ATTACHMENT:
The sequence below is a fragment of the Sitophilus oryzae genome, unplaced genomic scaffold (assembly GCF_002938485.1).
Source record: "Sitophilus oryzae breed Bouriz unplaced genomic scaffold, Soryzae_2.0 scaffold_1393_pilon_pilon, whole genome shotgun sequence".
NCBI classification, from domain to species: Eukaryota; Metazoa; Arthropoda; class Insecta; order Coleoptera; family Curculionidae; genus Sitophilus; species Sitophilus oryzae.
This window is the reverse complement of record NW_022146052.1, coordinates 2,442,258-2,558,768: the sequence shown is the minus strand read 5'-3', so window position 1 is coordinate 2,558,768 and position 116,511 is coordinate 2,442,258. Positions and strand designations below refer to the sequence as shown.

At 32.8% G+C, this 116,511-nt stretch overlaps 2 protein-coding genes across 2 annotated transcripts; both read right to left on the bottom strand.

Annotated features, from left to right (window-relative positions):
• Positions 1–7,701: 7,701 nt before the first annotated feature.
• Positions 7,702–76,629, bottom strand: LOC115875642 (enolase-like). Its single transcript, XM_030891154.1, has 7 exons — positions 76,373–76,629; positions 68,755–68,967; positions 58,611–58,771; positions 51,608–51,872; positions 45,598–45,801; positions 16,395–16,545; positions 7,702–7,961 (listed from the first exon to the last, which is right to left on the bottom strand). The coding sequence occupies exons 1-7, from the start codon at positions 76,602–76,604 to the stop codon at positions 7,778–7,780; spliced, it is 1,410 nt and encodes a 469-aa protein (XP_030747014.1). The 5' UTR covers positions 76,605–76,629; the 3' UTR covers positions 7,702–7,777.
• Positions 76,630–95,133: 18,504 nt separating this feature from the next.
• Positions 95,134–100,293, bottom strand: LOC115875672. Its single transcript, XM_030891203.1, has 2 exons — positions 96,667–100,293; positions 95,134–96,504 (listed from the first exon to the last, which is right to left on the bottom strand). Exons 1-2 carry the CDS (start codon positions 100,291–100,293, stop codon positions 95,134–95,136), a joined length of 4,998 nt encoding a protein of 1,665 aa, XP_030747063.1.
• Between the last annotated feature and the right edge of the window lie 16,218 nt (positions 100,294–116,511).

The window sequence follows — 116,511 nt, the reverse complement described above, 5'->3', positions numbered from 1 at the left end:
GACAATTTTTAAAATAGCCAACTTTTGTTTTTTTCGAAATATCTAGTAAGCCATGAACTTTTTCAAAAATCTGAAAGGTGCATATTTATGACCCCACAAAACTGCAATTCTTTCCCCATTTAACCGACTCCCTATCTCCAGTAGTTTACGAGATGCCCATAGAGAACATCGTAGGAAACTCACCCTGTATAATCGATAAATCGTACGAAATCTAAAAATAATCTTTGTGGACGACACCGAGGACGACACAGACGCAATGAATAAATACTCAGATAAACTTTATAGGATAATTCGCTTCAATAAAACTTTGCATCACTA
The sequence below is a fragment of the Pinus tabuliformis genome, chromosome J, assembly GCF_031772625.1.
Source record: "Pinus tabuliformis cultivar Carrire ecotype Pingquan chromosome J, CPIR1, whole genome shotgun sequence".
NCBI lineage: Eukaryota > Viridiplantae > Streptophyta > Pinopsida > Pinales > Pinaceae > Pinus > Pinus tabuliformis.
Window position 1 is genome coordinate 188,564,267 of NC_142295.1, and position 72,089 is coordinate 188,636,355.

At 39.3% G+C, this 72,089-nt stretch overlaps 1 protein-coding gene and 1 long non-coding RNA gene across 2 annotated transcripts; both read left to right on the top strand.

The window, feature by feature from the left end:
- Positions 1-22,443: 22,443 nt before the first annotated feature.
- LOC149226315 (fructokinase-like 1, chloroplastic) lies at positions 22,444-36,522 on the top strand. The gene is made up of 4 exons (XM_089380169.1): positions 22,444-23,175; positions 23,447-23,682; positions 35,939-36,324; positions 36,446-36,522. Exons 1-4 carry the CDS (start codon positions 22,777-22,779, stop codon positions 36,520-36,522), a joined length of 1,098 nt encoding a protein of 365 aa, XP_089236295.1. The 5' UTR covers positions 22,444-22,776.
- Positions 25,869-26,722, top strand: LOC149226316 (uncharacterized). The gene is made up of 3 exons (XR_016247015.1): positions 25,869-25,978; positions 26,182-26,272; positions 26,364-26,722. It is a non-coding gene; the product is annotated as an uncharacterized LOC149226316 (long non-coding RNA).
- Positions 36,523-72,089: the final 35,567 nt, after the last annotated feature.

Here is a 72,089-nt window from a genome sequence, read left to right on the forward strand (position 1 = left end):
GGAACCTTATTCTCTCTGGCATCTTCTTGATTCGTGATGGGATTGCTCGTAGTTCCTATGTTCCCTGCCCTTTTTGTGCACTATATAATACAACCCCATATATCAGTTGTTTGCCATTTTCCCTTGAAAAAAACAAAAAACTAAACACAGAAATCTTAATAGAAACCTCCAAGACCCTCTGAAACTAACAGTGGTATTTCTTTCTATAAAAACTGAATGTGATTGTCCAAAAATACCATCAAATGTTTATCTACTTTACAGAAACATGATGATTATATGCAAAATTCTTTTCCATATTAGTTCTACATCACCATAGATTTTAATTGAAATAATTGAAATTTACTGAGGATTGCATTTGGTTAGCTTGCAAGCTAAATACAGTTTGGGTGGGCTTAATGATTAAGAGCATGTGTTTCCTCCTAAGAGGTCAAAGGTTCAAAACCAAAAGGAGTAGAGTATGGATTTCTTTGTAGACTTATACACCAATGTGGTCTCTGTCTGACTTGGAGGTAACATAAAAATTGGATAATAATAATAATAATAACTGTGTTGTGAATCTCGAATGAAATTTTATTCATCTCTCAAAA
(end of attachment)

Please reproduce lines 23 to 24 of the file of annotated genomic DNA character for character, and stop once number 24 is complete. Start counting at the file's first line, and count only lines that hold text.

- Positions 36,523-72,089: the final 35,567 nt, after the last annotated feature.

Here is a 72,089-nt window from a genome sequence, read left to right on the forward strand (position 1 = left end):